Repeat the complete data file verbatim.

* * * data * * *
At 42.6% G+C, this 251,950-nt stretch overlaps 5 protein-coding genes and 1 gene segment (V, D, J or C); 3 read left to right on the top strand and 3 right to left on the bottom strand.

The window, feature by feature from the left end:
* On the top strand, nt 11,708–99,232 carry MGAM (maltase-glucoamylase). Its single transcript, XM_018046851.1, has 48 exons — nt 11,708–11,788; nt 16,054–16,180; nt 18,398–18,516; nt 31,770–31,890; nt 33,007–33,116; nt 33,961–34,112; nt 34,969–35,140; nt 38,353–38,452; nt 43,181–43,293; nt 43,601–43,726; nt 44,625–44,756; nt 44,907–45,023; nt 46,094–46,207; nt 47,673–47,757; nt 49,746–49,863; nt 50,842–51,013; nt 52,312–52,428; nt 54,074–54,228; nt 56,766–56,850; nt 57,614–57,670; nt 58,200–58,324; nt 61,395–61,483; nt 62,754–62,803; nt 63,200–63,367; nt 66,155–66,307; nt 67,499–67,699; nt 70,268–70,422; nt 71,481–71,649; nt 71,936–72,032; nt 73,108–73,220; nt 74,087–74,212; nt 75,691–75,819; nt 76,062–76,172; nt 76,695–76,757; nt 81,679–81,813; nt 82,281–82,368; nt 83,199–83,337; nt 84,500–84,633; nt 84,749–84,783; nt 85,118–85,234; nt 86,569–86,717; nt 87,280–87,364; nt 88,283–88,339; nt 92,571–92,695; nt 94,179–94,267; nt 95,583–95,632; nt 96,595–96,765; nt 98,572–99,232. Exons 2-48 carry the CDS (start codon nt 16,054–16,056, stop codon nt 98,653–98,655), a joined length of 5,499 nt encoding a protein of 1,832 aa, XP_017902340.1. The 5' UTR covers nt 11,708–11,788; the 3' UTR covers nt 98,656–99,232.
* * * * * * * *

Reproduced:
At 42.6% G+C, this 251,950-nt stretch overlaps 5 protein-coding genes and 1 gene segment (V, D, J or C); 3 read left to right on the top strand and 3 right to left on the bottom strand.

The window, feature by feature from the left end:
* On the top strand, nt 11,708–99,232 carry MGAM (maltase-glucoamylase). Its single transcript, XM_018046851.1, has 48 exons — nt 11,708–11,788; nt 16,054–16,180; nt 18,398–18,516; nt 31,770–31,890; nt 33,007–33,116; nt 33,961–34,112; nt 34,969–35,140; nt 38,353–38,452; nt 43,181–43,293; nt 43,601–43,726; nt 44,625–44,756; nt 44,907–45,023; nt 46,094–46,207; nt 47,673–47,757; nt 49,746–49,863; nt 50,842–51,013; nt 52,312–52,428; nt 54,074–54,228; nt 56,766–56,850; nt 57,614–57,670; nt 58,200–58,324; nt 61,395–61,483; nt 62,754–62,803; nt 63,200–63,367; nt 66,155–66,307; nt 67,499–67,699; nt 70,268–70,422; nt 71,481–71,649; nt 71,936–72,032; nt 73,108–73,220; nt 74,087–74,212; nt 75,691–75,819; nt 76,062–76,172; nt 76,695–76,757; nt 81,679–81,813; nt 82,281–82,368; nt 83,199–83,337; nt 84,500–84,633; nt 84,749–84,783; nt 85,118–85,234; nt 86,569–86,717; nt 87,280–87,364; nt 88,283–88,339; nt 92,571–92,695; nt 94,179–94,267; nt 95,583–95,632; nt 96,595–96,765; nt 98,572–99,232. Exons 2-48 carry the CDS (start codon nt 16,054–16,056, stop codon nt 98,653–98,655), a joined length of 5,499 nt encoding a protein of 1,832 aa, XP_017902340.1. The 5' UTR covers nt 11,708–11,788; the 3' UTR covers nt 98,656–99,232.